Tuesday, 6 April 2010

Official Scrabble loses to Collins Scramble Allwords

Games for a child
I think I have been playing Scrabble for about 32 years, my uncle has just returned from the UK and he brought us a few board games, Scrabble and Monopoly.
Thankfully, I lived in a home where my parents had a sense of fun, whilst my mother sometimes wanted me to revise my schoolwork, what I learnt in class was enough to get me a good examination result – I am glad they exhibited a keen interest in a lively childhood than many typical Nigerian parents afforded their children.
I do remember that my mother spent her salary raise given in the Udoji review on buying my first bicycle.
The Scrabble lifestyle
In any case, Scrabble became the social ice-breaker, you made friends through battles on the board, in school competitions you won prizes and even played for money.
I am sorry to say, it was not designed for the dyslexic, you had to be able to spell right and if you didn’t, you hoped that your opponent(s) were unaware and you took away the spoils with high scores.
Obscure words, smart placings, multiple words on premium squares and everyone wanted to take you on to serve you a whopping defeat only for you to triumph.
The rules are clear, some house rules too like – timed turns, tiles placed on board must form part of the word for that turn, reusable blanks – anything to give the game a bit of excitement.
The matured player always played within the extents of the dictionary used to adjudge the words spelt out on board, in many cases it was the Chambers’ Twentieth Century English dictionary until we got hold of the Original Scrabble Words where two-letter word plays might just have you storming off in a tirade of four-letter expletives with the confirmation of the four-letter word – lost – as your gift.
No rules for fools
Rules are there for a purpose, any game without rules is a riot, a barbarian’s orgy, a lascivious bounty of reckless abandon to which there can be no restraint.
The news today [1] should have arrived 5 days earlier on April the first when Mattel the copyright holder of Scrabble announced a rules change which was not tactical or functional but just a typical lapse to invite stupidity into the pretence of being erudite, to "introduce an element of popular culture into the game", they said with vacuous glee.
Proper nouns would be allowed – this would include names of places, people, companies or brands – whilst it is not a free for all since it would be restricted to a Collins dictionary word list; woe betide the place, person, company or brand who has not seen the business and competitive opportunity of being able to brag about being a new Scrabble word.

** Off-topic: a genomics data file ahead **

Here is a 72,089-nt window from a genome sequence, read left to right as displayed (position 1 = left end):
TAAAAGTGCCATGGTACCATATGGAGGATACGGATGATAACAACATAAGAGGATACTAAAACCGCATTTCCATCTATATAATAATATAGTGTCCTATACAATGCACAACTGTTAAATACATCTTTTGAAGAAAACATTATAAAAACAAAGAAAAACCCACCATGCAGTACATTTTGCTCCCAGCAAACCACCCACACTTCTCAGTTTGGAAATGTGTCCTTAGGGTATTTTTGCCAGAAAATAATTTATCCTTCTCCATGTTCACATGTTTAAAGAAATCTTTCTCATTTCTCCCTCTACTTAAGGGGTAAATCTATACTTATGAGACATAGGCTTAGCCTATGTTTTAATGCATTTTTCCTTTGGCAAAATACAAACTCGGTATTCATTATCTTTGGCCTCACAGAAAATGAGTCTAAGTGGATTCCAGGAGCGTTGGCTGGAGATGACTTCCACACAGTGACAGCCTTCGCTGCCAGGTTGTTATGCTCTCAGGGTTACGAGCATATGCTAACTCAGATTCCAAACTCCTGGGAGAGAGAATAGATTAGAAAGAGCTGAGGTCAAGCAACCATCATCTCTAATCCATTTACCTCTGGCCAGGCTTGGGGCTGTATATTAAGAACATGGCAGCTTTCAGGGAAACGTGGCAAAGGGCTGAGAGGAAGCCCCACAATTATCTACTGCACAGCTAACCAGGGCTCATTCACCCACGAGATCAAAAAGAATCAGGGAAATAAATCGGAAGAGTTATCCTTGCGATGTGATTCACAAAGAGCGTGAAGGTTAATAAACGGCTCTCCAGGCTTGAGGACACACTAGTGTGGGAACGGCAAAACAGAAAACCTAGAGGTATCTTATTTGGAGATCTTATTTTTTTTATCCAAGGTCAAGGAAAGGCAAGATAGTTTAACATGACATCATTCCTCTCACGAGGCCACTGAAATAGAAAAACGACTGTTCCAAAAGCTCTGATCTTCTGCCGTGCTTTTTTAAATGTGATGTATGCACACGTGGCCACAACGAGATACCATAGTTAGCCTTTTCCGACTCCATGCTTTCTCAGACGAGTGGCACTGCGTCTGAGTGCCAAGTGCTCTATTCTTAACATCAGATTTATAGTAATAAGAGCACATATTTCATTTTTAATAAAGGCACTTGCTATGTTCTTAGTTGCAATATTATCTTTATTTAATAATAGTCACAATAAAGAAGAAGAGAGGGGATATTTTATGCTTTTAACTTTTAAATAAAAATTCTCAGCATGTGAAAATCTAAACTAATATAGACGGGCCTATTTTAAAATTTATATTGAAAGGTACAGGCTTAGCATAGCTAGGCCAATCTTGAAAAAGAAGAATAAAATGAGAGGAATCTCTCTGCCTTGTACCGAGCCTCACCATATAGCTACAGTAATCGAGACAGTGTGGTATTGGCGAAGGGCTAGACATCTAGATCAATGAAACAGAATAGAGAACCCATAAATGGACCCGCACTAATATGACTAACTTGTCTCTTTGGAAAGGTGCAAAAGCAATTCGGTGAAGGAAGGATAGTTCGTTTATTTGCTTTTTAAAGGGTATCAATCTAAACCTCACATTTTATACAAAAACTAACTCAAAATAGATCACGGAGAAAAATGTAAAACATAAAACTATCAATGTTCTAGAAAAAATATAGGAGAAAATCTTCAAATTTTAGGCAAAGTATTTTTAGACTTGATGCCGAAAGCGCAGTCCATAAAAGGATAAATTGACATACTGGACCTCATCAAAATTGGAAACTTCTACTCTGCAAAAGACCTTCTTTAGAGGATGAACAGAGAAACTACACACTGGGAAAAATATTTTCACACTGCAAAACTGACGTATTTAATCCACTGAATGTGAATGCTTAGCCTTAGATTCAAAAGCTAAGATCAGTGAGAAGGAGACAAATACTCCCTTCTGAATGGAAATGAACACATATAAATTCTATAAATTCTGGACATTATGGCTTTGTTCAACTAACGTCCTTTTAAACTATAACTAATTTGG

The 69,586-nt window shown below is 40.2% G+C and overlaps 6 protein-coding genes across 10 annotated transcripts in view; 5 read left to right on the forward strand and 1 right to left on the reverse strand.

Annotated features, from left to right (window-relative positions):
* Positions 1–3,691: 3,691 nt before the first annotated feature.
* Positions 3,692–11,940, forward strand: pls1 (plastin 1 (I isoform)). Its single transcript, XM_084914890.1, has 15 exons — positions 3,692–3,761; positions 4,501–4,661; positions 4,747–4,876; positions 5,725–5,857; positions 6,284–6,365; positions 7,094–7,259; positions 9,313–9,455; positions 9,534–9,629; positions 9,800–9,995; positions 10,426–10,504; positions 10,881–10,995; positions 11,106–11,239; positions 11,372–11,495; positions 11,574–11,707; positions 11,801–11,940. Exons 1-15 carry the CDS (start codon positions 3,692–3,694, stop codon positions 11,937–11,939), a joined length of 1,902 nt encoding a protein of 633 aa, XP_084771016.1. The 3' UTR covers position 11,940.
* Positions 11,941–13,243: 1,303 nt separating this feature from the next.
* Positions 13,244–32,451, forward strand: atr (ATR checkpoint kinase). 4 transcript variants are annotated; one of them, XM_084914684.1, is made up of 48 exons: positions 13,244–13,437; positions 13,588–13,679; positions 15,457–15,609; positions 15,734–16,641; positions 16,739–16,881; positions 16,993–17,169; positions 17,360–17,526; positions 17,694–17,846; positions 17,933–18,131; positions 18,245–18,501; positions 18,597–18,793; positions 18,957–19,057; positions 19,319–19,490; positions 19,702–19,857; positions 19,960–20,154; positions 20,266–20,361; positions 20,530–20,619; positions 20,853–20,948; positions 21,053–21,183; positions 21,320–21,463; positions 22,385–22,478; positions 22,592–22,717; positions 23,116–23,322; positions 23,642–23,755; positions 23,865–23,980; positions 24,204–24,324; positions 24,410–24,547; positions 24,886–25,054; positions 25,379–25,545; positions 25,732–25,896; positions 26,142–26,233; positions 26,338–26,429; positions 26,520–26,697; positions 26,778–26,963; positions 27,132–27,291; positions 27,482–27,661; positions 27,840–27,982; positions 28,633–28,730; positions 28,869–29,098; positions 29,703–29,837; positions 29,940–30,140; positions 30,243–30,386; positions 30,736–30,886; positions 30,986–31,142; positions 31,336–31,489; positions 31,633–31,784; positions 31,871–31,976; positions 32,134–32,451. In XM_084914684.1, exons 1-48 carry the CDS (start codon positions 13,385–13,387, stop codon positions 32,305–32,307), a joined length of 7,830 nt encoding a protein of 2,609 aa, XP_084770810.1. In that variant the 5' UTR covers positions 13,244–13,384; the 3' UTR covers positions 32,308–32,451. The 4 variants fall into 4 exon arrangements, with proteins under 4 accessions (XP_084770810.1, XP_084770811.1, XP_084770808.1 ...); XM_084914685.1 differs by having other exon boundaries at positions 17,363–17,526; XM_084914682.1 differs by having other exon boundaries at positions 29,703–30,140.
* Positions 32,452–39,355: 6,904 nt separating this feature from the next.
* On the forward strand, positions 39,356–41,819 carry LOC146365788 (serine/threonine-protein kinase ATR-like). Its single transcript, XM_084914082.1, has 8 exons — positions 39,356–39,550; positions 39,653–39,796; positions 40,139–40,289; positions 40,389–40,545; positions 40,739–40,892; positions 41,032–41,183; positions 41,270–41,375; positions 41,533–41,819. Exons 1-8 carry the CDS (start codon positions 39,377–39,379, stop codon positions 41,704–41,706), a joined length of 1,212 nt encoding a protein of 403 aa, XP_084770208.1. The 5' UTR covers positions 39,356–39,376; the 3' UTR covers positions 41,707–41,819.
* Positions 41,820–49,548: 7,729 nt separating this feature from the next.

Brand your game
Honestly, that rule change creates another game that could better be distinguished as Scramble as the fashion victims with their trousers halfway down their legs jive with Burberry as chavs, drinking Courvoisier with their LV caps and Gucci teeth wearing a mix-and-match of Crocs on one foot and Jimmy Choo’s on the other – all legitimate words of Scramble.
Only Scramble can best describe this change as a sense of chaos, disorder, the lack of rules and a riot of meaningless jumbles of letter arrangements that would be comfortable in, well, the game Scramble.
To call this game Scrabble would be sacrilegious to the extreme, tantamount to having the players of a typical game of football carry the ball with hands into the net and being able to score in any net for your team – ditch the goalkeepers, they are useless.
Maybe chess might also consider a rule chance, pawns can move in any direction regardless of where they are on the board and the king does no have to bother about being in check.
There is a wisdom that followed the time-honoured rules of Scrabble, just as constutions do not get changed on a whim – those rules have stood the test of time.
Just imagine how cross I would be because my village Ijesha-Ijebu does not appear in Collins Scramble Allwords and Walsall where I was born does, the hyphen is immaterial was we flip the board in unsettled dispute and depart in disgust.
Your name is not in the book of …
There might be the case for discrimination for including certain names and not others because they are Anglophile but Sinophile, Arabic, Asian or African names receive no prominence in the new hegemony of games, gamesmanship and an incipient preponderance of inferiority over those not blessed to be counted amongst the chosen,
No book will be big enough to contain all legitimate names in the whole wide world just because some smart chap thought that was a market for idiots to play Scrabble rather than their consoles.
For once, I wish I were a lawyer; I would be at the forefront of a class action suit and sue the pants off Mattel for this inane insight of faddism that leaves a majority of the global community that is their market place out of the exclusive Collins Scramble Allwords – Oh! Deliver us from this travesty.
I will be back on the matter, I am not finished yet.
* Since Scramble seems to be taken, a synonym might well do like scamper, scuffle or scurry but NOT Scrabble.
Source

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